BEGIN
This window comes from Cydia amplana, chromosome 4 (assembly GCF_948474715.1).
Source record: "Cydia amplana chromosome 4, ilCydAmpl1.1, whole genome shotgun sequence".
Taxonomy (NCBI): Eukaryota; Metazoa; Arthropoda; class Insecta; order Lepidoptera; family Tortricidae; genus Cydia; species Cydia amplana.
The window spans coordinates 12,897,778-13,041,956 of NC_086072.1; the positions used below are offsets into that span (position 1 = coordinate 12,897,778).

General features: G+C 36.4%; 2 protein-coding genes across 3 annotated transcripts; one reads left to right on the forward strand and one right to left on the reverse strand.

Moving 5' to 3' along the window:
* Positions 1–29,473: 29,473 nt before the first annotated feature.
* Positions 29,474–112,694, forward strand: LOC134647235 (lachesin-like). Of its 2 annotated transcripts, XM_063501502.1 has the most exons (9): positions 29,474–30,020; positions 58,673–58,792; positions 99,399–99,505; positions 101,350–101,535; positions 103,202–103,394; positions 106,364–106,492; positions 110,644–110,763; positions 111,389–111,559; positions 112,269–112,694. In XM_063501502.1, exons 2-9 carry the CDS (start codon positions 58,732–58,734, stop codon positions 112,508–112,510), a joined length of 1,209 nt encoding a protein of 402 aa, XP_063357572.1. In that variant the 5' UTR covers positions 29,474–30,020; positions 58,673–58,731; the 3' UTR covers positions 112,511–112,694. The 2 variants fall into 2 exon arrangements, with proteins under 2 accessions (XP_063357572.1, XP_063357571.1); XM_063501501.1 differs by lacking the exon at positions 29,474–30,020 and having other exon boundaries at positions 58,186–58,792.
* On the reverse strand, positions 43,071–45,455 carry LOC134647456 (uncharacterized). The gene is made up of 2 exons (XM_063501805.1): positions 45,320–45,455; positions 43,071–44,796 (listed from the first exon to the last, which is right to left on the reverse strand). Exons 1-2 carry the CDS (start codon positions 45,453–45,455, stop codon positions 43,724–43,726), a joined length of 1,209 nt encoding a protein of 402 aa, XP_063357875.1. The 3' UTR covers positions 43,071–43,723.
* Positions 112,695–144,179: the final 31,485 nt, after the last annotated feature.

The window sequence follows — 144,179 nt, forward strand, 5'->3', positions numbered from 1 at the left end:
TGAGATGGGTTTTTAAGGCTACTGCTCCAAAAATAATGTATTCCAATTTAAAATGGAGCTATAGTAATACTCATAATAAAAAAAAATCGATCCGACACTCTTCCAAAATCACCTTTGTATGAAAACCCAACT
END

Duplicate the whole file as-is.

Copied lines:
This window comes from Cydia amplana, chromosome 4 (assembly GCF_948474715.1).
Source record: "Cydia amplana chromosome 4, ilCydAmpl1.1, whole genome shotgun sequence".
Taxonomy (NCBI): Eukaryota; Metazoa; Arthropoda; class Insecta; order Lepidoptera; family Tortricidae; genus Cydia; species Cydia amplana.
The window spans coordinates 12,897,778-13,041,956 of NC_086072.1; the positions used below are offsets into that span (position 1 = coordinate 12,897,778).

General features: G+C 36.4%; 2 protein-coding genes across 3 annotated transcripts; one reads left to right on the forward strand and one right to left on the reverse strand.

Moving 5' to 3' along the window:
* Positions 1–29,473: 29,473 nt before the first annotated feature.
* Positions 29,474–112,694, forward strand: LOC134647235 (lachesin-like). Of its 2 annotated transcripts, XM_063501502.1 has the most exons (9): positions 29,474–30,020; positions 58,673–58,792; positions 99,399–99,505; positions 101,350–101,535; positions 103,202–103,394; positions 106,364–106,492; positions 110,644–110,763; positions 111,389–111,559; positions 112,269–112,694. In XM_063501502.1, exons 2-9 carry the CDS (start codon positions 58,732–58,734, stop codon positions 112,508–112,510), a joined length of 1,209 nt encoding a protein of 402 aa, XP_063357572.1. In that variant the 5' UTR covers positions 29,474–30,020; positions 58,673–58,731; the 3' UTR covers positions 112,511–112,694. The 2 variants fall into 2 exon arrangements, with proteins under 2 accessions (XP_063357572.1, XP_063357571.1); XM_063501501.1 differs by lacking the exon at positions 29,474–30,020 and having other exon boundaries at positions 58,186–58,792.
* On the reverse strand, positions 43,071–45,455 carry LOC134647456 (uncharacterized). The gene is made up of 2 exons (XM_063501805.1): positions 45,320–45,455; positions 43,071–44,796 (listed from the first exon to the last, which is right to left on the reverse strand). Exons 1-2 carry the CDS (start codon positions 45,453–45,455, stop codon positions 43,724–43,726), a joined length of 1,209 nt encoding a protein of 402 aa, XP_063357875.1. The 3' UTR covers positions 43,071–43,723.
* Positions 112,695–144,179: the final 31,485 nt, after the last annotated feature.

The window sequence follows — 144,179 nt, forward strand, 5'->3', positions numbered from 1 at the left end:
TGAGATGGGTTTTTAAGGCTACTGCTCCAAAAATAATGTATTCCAATTTAAAATGGAGCTATAGTAATACTCATAATAAAAAAAAATCGATCCGACACTCTTCCAAAATCACCTTTGTATGAAAACCCAACT